Author:
DAWNE COKER
Subject:
Mathematics
Material Type:
Activity/Lab, Lesson, Lesson Plan
Level:
Lower Primary
Tags:
  • 3-dimensional
  • Box
  • Cl9lesson
  • Cluster 9
  • Cube
  • Decompose
  • Deconstruct
  • Dimensional
  • Figure
  • Net
  • Prism
  • Rectangular
  • Shape
  • Solid
  • Three
  • Unit 9
    License:
    Creative Commons Attribution
    Language:
    English
    Media Formats:
    Downloadable docs

    Education Standards

    T4T What's in Your Net?

    T4T What's in Your Net?

    Overview

    This resource is from Tools4NCTeachers.

    In this lesson, students are given boxes to cut apart.  As they decompose the boxes, students notice the 2-dimensional shapes used to construct their 3-dimensional boxes.  A printable student recording sheet is provided within this lesson.

    Remix to include pictures of student work samples. 

    Here is a sample of this resource.  Click the attachment to download the entire fully-formatted lesson and support materials.  

    Building Mathematical Thinkers: Mini-Activities

     

    What’s In Your Net?

     

    Objective: Second Grade Geometry NC.2.G.1

                      Recognize and draw triangles, quadrilaterals, pentagons, and hexagons, having specified

                      attributes, recognize and describe attributes of rectangular prisms and cubes.

                      

    Theoretical Foundation:  Second grade students explore what makes some shapes look alike and why some are different.  By identifying shapes and telling why they are that shape, the language and attention begins to focus more on properties, e.g. number of sides, having angles that are square corners, and equality of sides.  As students construct and deconstruct three-dimensional shapes, they will recognize that the three-dimensional shapes are made up of two-dimensional faces (polygons).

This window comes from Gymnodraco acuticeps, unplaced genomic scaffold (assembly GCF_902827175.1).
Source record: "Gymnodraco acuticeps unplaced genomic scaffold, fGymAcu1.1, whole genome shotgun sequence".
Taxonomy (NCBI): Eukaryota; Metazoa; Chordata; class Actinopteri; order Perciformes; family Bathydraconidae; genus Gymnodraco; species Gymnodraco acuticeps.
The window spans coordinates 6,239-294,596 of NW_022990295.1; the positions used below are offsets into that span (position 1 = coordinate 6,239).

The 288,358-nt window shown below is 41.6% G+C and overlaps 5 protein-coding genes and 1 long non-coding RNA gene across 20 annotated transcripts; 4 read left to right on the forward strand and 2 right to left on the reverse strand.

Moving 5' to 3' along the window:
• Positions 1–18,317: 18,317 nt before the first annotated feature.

Estimated Time: 40 minutes

     

    Materials:   scissors, 1-2 cardboard boxes per student be sure to have a variety of cardboard boxes cereal, Kleenex (both cube and rectangular prism shaped), shoe boxes

     

    Description:

    1. Demonstrate cutting apart a box.  Have the students describe the polygons that make up the faces of the box.
    2. Give each student a cardboard box.  Have students examine the box and write on the recording sheet the type of shape, the number of edges, faces, and vertices the box contains.
    3. Encourage students to examine the faces of the box and to discuss their findings with a partner.
    4. Have students carefully cut containers apart along seams until they lay flat.  By doing this students are finding the net of the shape.
    5. Next, have students look carefully at the net to see what types of polygons make up that three dimensional shape. 
    6. Students should fill in the correct block on the recording sheet.
    7. Allow students to share their findings with other students.
    8. Discuss the students’ discoveries with the entire class.  Create a class chart similar to the student recording sheet.
    9. Have students make conjectures about rectangular prisms (this includes cubes) based on this information.

     

    Differentiation Suggestions:

    1. Allow students to color each part of the net in order to make the faces easier to see.
    2. Once the box is cut, open to see the net, allow students to cut the different polygon faces off. Then glue them in the correct positions onto a large piece of construction paper.
    3. Allow students to work in groups or with a partner.

     

    Probing Questions:

    1. What do you notice about rectangular prisms?  Cubes?
    2. Could we say this is true for all __________?

    Are the faces of the shape congruent?  All of them?

     

    Assessment:

    1. Does the student recognize the polygons that are not positioned the same way?
    2. Can the student easily visualize the net or does s/he have to have additional assistance to see the polygons?

     

     

     

    What’s In Your Net?

     

    Three dimensional shape

    Number of sides

    Number of edges

    Number of vertices

    Shape of faces